Risk Insider: Greg Bangs

Social Engineering Schemes: 3 Ways to Mitigate Risk of Big Losses

By: | June 19, 2018 • 2 min read

Gregory W. Bangs is senior vice president, crime regional leader for North America at AXA XL, a division of AXA XL. Over the last 30 years, he’s been underwriting insurance and developing new products in the U.S., UK, Hong Kong and France. He can be reached at [email protected]

One of the oldest forms of crime — the con — is causing massive losses for businesses and individuals. The basic tactic in these increasingly sophisticated schemes is social engineering, in which criminals persuade victims to help the fraudsters obtain access, data or money.

Topping the list in financial losses in the Federal Bureau of Investigation’s 2017 Internet Crime Report is what the FBI calls “business email compromise/email account compromise.” In 2017, BEC/EAC incidents took $676.2 million from 15,690 victims. “Confidence fraud/romance,” was second on the list, generating $211.4 million in losses from 15,372 victims.

The FBI and other federal authorities in June announced the culmination of a six-month coordinated operation to stop international BEC schemes. Operation WireWire resulted in 74 arrests, the seizure of $2.4 million and the recovery of $14 million in fraudulent wire transfers.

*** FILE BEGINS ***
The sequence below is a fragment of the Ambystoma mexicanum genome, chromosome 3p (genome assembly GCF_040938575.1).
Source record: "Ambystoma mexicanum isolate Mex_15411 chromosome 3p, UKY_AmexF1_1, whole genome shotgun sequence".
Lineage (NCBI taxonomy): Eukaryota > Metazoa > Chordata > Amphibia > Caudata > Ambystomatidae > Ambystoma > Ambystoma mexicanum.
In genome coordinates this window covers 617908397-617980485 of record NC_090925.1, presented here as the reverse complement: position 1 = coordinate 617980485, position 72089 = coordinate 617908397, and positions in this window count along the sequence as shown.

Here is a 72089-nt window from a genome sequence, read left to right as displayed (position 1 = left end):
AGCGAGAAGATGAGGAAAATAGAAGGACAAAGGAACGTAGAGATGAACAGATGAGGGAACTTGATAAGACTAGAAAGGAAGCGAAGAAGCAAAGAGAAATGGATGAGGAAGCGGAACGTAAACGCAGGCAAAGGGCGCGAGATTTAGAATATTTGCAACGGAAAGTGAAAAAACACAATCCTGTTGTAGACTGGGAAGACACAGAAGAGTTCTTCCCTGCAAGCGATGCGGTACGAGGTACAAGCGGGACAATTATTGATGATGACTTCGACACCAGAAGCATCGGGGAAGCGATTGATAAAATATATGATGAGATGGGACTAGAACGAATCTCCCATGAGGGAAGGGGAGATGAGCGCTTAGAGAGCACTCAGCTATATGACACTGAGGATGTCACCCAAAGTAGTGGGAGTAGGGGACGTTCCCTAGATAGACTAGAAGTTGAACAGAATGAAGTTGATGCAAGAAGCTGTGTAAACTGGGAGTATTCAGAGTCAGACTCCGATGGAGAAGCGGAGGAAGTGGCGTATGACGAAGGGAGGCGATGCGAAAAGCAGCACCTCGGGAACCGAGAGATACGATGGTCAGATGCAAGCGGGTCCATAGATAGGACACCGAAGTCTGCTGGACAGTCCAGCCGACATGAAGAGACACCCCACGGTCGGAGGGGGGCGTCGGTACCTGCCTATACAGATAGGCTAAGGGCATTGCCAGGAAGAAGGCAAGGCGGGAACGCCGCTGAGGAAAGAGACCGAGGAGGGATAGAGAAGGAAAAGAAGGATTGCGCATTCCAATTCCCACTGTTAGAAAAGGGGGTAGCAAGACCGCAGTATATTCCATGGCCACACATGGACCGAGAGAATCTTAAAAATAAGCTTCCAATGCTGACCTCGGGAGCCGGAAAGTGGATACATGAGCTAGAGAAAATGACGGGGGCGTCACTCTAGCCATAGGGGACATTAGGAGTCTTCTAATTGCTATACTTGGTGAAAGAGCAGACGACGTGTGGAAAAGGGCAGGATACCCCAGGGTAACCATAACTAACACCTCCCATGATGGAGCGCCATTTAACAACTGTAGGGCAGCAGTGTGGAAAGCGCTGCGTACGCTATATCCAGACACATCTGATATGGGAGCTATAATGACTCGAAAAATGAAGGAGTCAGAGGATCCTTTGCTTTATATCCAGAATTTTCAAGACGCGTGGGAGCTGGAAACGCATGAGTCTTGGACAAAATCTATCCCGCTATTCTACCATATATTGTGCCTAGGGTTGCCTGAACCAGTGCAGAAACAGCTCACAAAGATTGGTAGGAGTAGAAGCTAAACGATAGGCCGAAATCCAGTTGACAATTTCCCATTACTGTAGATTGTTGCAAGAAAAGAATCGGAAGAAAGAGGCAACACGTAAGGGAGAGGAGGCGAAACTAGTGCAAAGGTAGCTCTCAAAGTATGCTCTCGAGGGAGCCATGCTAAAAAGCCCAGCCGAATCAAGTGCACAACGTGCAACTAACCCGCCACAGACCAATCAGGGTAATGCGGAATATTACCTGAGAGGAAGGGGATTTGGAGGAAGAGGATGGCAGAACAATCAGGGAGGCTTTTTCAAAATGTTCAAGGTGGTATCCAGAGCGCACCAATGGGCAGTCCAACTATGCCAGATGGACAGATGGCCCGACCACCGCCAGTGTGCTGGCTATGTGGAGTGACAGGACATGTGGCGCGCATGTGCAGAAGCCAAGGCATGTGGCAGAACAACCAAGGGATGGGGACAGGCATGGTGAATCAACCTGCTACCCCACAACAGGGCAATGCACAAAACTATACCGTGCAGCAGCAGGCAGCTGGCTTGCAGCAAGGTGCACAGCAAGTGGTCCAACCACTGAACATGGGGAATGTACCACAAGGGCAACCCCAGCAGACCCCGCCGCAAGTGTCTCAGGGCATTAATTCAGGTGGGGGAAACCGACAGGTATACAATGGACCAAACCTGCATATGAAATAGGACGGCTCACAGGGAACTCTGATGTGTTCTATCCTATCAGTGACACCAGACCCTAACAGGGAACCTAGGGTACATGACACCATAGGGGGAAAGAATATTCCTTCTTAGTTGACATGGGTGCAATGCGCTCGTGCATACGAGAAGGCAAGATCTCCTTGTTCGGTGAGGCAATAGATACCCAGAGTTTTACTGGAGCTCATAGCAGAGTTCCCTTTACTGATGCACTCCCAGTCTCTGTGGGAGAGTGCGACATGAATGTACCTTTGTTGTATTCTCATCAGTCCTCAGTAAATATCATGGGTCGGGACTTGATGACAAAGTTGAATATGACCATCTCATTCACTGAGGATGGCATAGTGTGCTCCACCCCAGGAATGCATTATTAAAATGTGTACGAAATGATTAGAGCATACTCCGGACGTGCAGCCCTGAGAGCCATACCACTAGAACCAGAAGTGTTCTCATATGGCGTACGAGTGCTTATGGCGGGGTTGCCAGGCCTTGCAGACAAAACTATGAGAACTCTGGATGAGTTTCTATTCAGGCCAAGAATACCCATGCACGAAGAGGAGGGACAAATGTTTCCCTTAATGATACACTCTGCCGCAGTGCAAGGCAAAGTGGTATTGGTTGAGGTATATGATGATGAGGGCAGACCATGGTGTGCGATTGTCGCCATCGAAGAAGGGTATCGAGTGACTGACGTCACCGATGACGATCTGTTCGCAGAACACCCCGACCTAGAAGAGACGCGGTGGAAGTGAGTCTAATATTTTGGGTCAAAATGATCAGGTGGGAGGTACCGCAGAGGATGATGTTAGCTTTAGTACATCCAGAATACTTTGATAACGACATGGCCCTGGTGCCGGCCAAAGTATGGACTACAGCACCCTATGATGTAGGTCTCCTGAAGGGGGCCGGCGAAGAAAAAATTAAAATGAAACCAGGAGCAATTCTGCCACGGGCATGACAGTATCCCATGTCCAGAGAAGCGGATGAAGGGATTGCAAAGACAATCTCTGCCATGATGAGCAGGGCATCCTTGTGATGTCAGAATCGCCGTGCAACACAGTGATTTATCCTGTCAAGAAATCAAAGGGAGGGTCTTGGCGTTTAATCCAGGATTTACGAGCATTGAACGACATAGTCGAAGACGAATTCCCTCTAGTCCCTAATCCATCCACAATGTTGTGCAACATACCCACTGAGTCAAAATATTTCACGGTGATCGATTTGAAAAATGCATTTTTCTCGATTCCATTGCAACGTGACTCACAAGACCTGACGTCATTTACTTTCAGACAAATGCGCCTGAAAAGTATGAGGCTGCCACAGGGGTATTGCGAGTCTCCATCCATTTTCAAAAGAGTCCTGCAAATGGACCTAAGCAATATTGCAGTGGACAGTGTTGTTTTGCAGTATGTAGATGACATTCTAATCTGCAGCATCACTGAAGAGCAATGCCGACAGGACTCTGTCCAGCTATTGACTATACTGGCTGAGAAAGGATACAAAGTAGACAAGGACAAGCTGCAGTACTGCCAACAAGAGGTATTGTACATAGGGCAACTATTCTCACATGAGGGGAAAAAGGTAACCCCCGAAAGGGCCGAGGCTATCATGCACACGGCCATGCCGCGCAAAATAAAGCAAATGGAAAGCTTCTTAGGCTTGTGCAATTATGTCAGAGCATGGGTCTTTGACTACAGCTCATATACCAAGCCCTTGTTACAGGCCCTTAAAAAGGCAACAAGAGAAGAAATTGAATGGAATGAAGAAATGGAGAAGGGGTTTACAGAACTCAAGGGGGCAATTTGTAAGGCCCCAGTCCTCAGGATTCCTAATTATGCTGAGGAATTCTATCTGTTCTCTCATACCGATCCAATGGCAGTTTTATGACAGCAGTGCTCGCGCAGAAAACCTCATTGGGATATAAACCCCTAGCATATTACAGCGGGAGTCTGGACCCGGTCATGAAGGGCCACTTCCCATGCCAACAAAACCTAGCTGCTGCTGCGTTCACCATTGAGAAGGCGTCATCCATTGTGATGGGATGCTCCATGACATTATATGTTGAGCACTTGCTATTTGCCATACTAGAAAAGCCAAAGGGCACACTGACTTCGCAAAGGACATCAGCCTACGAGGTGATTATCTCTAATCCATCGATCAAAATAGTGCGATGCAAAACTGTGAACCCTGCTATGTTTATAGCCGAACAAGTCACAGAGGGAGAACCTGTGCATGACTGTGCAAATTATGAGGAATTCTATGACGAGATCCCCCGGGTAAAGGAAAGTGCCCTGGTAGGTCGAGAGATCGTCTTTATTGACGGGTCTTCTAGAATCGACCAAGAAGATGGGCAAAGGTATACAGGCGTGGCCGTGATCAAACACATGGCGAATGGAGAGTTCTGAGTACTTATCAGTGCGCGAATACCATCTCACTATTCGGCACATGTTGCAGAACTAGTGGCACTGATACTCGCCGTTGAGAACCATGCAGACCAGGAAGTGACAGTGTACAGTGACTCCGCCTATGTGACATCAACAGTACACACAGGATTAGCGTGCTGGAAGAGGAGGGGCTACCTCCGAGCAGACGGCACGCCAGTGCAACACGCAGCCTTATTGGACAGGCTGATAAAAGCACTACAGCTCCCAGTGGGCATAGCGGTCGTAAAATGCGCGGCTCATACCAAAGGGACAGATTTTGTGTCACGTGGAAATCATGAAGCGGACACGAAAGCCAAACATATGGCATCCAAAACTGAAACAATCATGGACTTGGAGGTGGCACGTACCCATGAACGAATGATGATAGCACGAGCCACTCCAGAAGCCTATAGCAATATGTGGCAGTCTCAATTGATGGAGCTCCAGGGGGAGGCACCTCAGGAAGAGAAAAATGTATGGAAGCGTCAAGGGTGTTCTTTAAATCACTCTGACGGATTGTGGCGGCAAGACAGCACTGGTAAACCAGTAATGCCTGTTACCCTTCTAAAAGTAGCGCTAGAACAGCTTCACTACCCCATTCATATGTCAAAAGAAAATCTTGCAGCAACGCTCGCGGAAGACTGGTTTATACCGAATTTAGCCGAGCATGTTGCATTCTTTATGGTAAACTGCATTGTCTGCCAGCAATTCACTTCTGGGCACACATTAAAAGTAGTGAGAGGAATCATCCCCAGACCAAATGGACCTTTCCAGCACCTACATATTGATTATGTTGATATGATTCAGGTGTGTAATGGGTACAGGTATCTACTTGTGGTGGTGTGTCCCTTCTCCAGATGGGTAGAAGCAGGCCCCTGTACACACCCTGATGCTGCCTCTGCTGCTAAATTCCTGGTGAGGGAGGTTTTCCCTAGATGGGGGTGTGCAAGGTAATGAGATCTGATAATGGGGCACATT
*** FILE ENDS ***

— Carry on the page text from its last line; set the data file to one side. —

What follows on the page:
Since the FBI’s Internet Crime Complaint Center began tracking BEC/EAC, victims have reported losses totaling more than $3.7 billion. Because many crimes go unreported, these numbers on social engineering fraud may be only the tip of the iceberg.

Social engineering fraud tends to fall into three main categories, each of which can harm a business’s balance sheet and reputation:

Vendor impersonation. Vendor impersonation has become a frequent loss as fraudsters persuade victims to divert recurring payments to new bank accounts or pay bogus invoices. These scams succeed when unsuspecting recipients don’t verify details or check existing records.

Executive impersonation. Less common than vendor impersonation but with much higher stakes, executive impersonation is a highly sophisticated con game, often using data stolen through phishing or other means to earn trust and create plausible scenarios, such as a foreign subsidiary’s acquisition requiring the release of funds. Common elements in these scams include urgency and pressure to avoid displeasing senior management. Numerous companies have been defrauded of tens of millions of dollars through this crime.

Since the FBI’s Internet Crime Complaint Center began tracking BEC/EAC, victims have reported losses totaling more than $3.7 billion. Because many crimes go unreported, these numbers on social engineering fraud may be only the tip of the iceberg.